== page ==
Once abroad, I didn’t even have time to think about rugby for the first couple of days. There were so many activities to attend held by CEA to help us adjust, as well as trying to explore the new city of Prague. Once classes started, that was an adjustment as well. Three-hour classes meeting once a week instead of 50-minute classes three times a week was definitely a change. With all of these new adventures to have, I found myself not even thinking about home in general for the first couple of weeks. However, when the homesickness did kick in, it hit with a vengeance. Not only did I miss Illinois State and my rugby team, but I also started to miss my family and friends and all of the things I couldn’t find in Prague (really good sushi was definitely one of those things).


Exploring the Charles Bridge with my roommates and other friends from the program in an apartment below us. Top row: Dan, John, Adam, and Ian. Bottom row: Emily, Iva, me, and Emma.

But as the weeks went by, I found that I could channel that energy into something much more productive and that it would really help my overall experience in Prague to be an incredible one. The first thing that helped me get over my homesickness was bonding with my roommates. We were all placed together randomly and we were all from different states and colleges. Once we started spending time together, we instantly clicked! It became much easier to have plans for the weekend and traveling, and they also gave me things to do right away so I was never lonely during the week. We would hang out all the time and discover Prague together. They filled that void of my teammates that I was so close with and thought I wouldn’t be able to do without. My roommates were my new teammates and they were the ones who made my study abroad so incredible. I also started taking advantage of the activities and events CEA hosted as well as my new university in Prague, Anglo-American University. CEA Prague has a great fitness program called i-Move, where they host a yoga class, a rock-climbing class, and a personal fitness class once a week to give the students an opportunity to stay active during the semester without the struggles of trying to find a gym. Going to these classes not only helped me stay fit like I normally do at home, but they also gave me something to do when I was struggling. My host university held an incredible amount of activities as well, including an annual ball at Prague Castle. Attending that with my roommates was a real Cinderella moment -- let me tell you. And finally, making sure I took time for myself to relax and soak it all in was important too. I found myself writing down my experiences in a journal and video-calling my family. Being able to see my dog always helped a lot, too.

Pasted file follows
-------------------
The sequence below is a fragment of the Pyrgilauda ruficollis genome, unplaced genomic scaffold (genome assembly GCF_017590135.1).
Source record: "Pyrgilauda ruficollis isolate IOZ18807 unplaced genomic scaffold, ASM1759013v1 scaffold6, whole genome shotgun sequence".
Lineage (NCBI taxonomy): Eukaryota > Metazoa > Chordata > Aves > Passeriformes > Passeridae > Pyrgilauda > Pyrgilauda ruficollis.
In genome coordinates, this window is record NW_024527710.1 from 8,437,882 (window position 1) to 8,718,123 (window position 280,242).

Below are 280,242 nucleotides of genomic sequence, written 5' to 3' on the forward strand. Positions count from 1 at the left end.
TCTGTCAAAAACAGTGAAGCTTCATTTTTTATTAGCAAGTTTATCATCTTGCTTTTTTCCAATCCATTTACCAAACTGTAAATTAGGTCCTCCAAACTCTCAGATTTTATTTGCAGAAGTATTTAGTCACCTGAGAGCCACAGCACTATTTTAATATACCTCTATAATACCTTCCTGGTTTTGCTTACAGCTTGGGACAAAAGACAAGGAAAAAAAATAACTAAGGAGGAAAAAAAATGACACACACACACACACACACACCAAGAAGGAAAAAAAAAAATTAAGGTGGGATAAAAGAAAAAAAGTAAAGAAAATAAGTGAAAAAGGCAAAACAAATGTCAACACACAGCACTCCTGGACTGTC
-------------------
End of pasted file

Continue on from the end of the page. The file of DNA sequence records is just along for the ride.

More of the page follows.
Studying abroad was simultaneously the scariest thing I’ve ever done and also the most epic, rewarding, life-changing thing. I had a lot of doubts if I’d be able to be away from school and my sport for that long, but it was definitely worth it. While I wasn’t playing rugby for an entire semester, I was growing as a person and supplementing that newfound free time with healthy alternatives that allowed me to have the time of my life. And, don’t worry: my team welcomed me back with open arms as if I had never left.

Video calling my sister and dad.